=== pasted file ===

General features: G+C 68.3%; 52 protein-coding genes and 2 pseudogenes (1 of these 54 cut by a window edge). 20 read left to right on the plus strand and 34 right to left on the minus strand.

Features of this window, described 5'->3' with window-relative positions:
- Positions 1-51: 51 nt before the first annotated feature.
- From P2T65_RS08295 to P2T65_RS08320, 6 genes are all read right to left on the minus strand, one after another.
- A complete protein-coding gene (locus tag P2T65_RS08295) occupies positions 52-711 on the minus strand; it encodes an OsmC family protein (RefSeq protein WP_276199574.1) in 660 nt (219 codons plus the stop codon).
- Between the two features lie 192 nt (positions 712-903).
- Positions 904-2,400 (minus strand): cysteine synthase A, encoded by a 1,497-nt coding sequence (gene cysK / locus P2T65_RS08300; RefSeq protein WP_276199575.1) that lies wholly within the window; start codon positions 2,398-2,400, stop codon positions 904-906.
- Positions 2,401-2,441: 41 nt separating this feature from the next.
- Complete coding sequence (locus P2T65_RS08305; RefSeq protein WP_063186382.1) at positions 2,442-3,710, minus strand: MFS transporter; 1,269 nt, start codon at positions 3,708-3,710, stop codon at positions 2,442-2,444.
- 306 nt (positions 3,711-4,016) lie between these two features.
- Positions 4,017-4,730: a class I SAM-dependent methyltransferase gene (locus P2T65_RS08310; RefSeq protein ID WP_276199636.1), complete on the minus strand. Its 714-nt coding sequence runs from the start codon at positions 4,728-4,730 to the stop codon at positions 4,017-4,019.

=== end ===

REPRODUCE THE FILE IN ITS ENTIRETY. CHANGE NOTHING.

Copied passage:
General features: G+C 68.3%; 52 protein-coding genes and 2 pseudogenes (1 of these 54 cut by a window edge). 20 read left to right on the plus strand and 34 right to left on the minus strand.

Features of this window, described 5'->3' with window-relative positions:
- Positions 1-51: 51 nt before the first annotated feature.
- From P2T65_RS08295 to P2T65_RS08320, 6 genes are all read right to left on the minus strand, one after another.
- A complete protein-coding gene (locus tag P2T65_RS08295) occupies positions 52-711 on the minus strand; it encodes an OsmC family protein (RefSeq protein WP_276199574.1) in 660 nt (219 codons plus the stop codon).
- Between the two features lie 192 nt (positions 712-903).
- Positions 904-2,400 (minus strand): cysteine synthase A, encoded by a 1,497-nt coding sequence (gene cysK / locus P2T65_RS08300; RefSeq protein WP_276199575.1) that lies wholly within the window; start codon positions 2,398-2,400, stop codon positions 904-906.
- Positions 2,401-2,441: 41 nt separating this feature from the next.
- Complete coding sequence (locus P2T65_RS08305; RefSeq protein WP_063186382.1) at positions 2,442-3,710, minus strand: MFS transporter; 1,269 nt, start codon at positions 3,708-3,710, stop codon at positions 2,442-2,444.
- 306 nt (positions 3,711-4,016) lie between these two features.
- Positions 4,017-4,730: a class I SAM-dependent methyltransferase gene (locus P2T65_RS08310; RefSeq protein ID WP_276199636.1), complete on the minus strand. Its 714-nt coding sequence runs from the start codon at positions 4,728-4,730 to the stop codon at positions 4,017-4,019.